We arrived out to the South Chicago countryside before noon on Thanksgiving. I had to impress upon Mikey the importance of not leaving the table before everyone else had finished eating, something he found difficult being the only child in attendance. He pushed the mashed potato around his plate with a fork but, recently captivated by all things pumpkin, managed to put away three slices of pumpkin pie before the day was out. We drew initials with whipped cream on the top of each slice with Mikey helping to spell each name, “But look, there’s no room on my slice for M! How about P for Pumpkin?”
We finished our meal, the afternoon drew on and family members dispersed to hunt for a place to settle. Some of us chattered and cleaned up, others laid out on couches and chairs for afternoon naps.
As the sky became darker, my husband and I wrapped ourselves up in coats and scarves to venture outside into the cold. We had the camera and tripod with us, and the intention of making photographs of the night sky. For a science project about light that he was doing in one of his college classes.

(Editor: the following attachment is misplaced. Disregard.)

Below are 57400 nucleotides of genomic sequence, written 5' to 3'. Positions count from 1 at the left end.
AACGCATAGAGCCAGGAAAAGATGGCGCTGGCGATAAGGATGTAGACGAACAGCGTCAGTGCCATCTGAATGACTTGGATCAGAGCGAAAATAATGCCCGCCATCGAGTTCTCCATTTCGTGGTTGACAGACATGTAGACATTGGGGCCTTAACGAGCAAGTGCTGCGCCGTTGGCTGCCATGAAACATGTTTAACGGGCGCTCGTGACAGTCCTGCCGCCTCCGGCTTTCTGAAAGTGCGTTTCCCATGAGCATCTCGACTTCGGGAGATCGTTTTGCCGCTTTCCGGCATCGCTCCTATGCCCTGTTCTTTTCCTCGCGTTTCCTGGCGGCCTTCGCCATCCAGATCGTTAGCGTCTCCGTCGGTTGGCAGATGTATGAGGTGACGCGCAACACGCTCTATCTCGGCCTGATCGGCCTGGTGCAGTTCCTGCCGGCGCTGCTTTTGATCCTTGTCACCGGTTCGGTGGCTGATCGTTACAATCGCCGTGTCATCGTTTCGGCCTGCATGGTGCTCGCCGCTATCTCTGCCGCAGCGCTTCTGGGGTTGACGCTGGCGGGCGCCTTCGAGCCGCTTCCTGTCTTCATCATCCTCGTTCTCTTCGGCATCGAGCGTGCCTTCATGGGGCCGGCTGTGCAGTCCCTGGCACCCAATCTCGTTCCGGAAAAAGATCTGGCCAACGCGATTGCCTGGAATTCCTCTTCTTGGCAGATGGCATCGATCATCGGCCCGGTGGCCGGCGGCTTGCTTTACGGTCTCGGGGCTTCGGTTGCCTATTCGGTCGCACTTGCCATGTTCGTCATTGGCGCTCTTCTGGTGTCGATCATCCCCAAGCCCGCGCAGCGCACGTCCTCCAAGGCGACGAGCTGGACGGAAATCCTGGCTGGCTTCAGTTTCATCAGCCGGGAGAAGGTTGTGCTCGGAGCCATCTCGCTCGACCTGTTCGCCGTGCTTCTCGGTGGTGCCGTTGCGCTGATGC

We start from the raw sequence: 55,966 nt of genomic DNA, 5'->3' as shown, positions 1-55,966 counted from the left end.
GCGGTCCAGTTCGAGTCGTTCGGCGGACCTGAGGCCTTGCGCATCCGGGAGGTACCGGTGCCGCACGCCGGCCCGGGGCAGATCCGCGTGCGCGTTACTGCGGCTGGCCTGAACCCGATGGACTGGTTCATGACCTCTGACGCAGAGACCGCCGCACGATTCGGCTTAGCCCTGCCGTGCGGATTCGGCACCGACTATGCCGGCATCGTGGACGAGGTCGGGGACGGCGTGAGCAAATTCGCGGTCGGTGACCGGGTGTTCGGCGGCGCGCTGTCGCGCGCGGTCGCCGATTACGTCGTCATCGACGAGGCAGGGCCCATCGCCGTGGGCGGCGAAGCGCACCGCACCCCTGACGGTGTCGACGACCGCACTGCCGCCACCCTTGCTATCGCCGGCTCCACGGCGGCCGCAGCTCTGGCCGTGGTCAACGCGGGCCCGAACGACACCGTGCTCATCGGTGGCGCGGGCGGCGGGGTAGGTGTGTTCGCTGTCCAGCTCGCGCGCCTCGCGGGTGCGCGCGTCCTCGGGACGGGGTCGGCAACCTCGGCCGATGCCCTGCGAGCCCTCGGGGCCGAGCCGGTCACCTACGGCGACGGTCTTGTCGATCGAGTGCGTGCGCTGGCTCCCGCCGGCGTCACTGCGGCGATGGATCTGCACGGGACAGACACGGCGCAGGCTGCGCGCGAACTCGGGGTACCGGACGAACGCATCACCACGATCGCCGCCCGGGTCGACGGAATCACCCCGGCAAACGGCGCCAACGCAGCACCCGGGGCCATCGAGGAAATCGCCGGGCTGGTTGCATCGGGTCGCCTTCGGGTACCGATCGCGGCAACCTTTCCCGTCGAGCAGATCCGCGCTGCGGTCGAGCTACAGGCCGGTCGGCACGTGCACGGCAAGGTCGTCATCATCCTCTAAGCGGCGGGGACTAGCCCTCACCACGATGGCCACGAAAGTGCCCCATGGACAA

There only seemed to be a few bright stars scattered across the darkness, until our eyes adjusted. We stood close to one another, it was black above; I looked up and blinked. There were infinite stars.
You can’t see any of this in the city, the sky isn’t as large or as deep as it was out there.
We ended up with a little motion blur on even our best photographs that night: from pressing the shutter for a long exposure with shivering hands or perhaps a slight wind pushing at the tripod that was balanced on uneven ground. A few photos had planes flying overhead, their lights making streaks across the frame.
My husband said to me that we should do this
every time we visit his parents in the countryside,
make photographs of the night sky.
We caught the train home the following morning, leaving a little later than we’d hoped and rushing with our luggage over the iced and salted station. The train car was warm, we stripped off our coats and watched through the windows. On our way back to Chicago our fellow passengers chattered in the background and the fields slowly gave way to streets and skyscrapers.